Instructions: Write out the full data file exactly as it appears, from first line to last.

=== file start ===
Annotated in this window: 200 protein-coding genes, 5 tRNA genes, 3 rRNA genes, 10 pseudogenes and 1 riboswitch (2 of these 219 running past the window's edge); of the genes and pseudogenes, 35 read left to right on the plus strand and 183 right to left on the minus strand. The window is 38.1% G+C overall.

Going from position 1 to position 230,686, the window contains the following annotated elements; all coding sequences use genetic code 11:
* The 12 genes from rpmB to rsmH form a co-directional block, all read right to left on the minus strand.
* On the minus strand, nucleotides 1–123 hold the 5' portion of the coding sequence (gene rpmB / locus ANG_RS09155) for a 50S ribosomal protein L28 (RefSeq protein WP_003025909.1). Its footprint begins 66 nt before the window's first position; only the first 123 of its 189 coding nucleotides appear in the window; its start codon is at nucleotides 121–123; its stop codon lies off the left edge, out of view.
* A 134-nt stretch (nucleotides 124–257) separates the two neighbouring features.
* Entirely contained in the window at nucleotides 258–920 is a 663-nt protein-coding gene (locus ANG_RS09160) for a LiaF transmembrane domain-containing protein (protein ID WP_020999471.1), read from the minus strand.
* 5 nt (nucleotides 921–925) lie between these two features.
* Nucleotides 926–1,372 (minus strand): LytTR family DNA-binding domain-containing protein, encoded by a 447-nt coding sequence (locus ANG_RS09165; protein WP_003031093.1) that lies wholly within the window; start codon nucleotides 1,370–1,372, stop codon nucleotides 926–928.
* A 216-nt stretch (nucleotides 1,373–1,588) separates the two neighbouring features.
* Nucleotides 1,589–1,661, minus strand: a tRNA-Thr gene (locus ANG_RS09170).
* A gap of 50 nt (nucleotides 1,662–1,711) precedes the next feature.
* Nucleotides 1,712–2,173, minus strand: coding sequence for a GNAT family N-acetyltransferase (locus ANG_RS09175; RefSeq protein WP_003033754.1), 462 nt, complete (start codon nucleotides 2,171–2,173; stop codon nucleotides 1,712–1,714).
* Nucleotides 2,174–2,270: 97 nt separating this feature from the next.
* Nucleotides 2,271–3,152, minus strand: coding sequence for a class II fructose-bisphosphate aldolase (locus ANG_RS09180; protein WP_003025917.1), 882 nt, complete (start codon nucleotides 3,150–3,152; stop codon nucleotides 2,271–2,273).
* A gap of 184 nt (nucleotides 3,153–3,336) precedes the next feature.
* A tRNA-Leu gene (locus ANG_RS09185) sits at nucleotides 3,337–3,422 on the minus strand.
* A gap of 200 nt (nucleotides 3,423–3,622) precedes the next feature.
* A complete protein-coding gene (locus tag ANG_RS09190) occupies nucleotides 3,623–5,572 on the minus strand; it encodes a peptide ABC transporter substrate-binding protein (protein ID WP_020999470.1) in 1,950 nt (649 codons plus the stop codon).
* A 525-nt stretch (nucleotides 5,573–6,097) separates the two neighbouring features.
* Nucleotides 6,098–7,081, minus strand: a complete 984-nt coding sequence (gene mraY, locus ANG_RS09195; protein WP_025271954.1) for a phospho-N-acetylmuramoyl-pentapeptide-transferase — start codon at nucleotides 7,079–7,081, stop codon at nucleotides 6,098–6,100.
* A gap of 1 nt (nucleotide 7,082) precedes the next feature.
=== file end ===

Annotated in this window: 200 protein-coding genes, 5 tRNA genes, 3 rRNA genes, 10 pseudogenes and 1 riboswitch (2 of these 219 running past the window's edge); of the genes and pseudogenes, 35 read left to right on the plus strand and 183 right to left on the minus strand. The window is 38.1% G+C overall.

Going from position 1 to position 230,686, the window contains the following annotated elements; all coding sequences use genetic code 11:
* The 12 genes from rpmB to rsmH form a co-directional block, all read right to left on the minus strand.
* On the minus strand, nucleotides 1–123 hold the 5' portion of the coding sequence (gene rpmB / locus ANG_RS09155) for a 50S ribosomal protein L28 (RefSeq protein WP_003025909.1). Its footprint begins 66 nt before the window's first position; only the first 123 of its 189 coding nucleotides appear in the window; its start codon is at nucleotides 121–123; its stop codon lies off the left edge, out of view.
* A 134-nt stretch (nucleotides 124–257) separates the two neighbouring features.
* Entirely contained in the window at nucleotides 258–920 is a 663-nt protein-coding gene (locus ANG_RS09160) for a LiaF transmembrane domain-containing protein (protein ID WP_020999471.1), read from the minus strand.
* 5 nt (nucleotides 921–925) lie between these two features.
* Nucleotides 926–1,372 (minus strand): LytTR family DNA-binding domain-containing protein, encoded by a 447-nt coding sequence (locus ANG_RS09165; protein WP_003031093.1) that lies wholly within the window; start codon nucleotides 1,370–1,372, stop codon nucleotides 926–928.
* A 216-nt stretch (nucleotides 1,373–1,588) separates the two neighbouring features.
* Nucleotides 1,589–1,661, minus strand: a tRNA-Thr gene (locus ANG_RS09170).
* A gap of 50 nt (nucleotides 1,662–1,711) precedes the next feature.
* Nucleotides 1,712–2,173, minus strand: coding sequence for a GNAT family N-acetyltransferase (locus ANG_RS09175; RefSeq protein WP_003033754.1), 462 nt, complete (start codon nucleotides 2,171–2,173; stop codon nucleotides 1,712–1,714).
* Nucleotides 2,174–2,270: 97 nt separating this feature from the next.
* Nucleotides 2,271–3,152, minus strand: coding sequence for a class II fructose-bisphosphate aldolase (locus ANG_RS09180; protein WP_003025917.1), 882 nt, complete (start codon nucleotides 3,150–3,152; stop codon nucleotides 2,271–2,273).
* A gap of 184 nt (nucleotides 3,153–3,336) precedes the next feature.
* A tRNA-Leu gene (locus ANG_RS09185) sits at nucleotides 3,337–3,422 on the minus strand.
* A gap of 200 nt (nucleotides 3,423–3,622) precedes the next feature.
* A complete protein-coding gene (locus tag ANG_RS09190) occupies nucleotides 3,623–5,572 on the minus strand; it encodes a peptide ABC transporter substrate-binding protein (protein ID WP_020999470.1) in 1,950 nt (649 codons plus the stop codon).
* A 525-nt stretch (nucleotides 5,573–6,097) separates the two neighbouring features.
* Nucleotides 6,098–7,081, minus strand: a complete 984-nt coding sequence (gene mraY, locus ANG_RS09195; protein WP_025271954.1) for a phospho-N-acetylmuramoyl-pentapeptide-transferase — start codon at nucleotides 7,079–7,081, stop codon at nucleotides 6,098–6,100.
* A gap of 1 nt (nucleotide 7,082) precedes the next feature.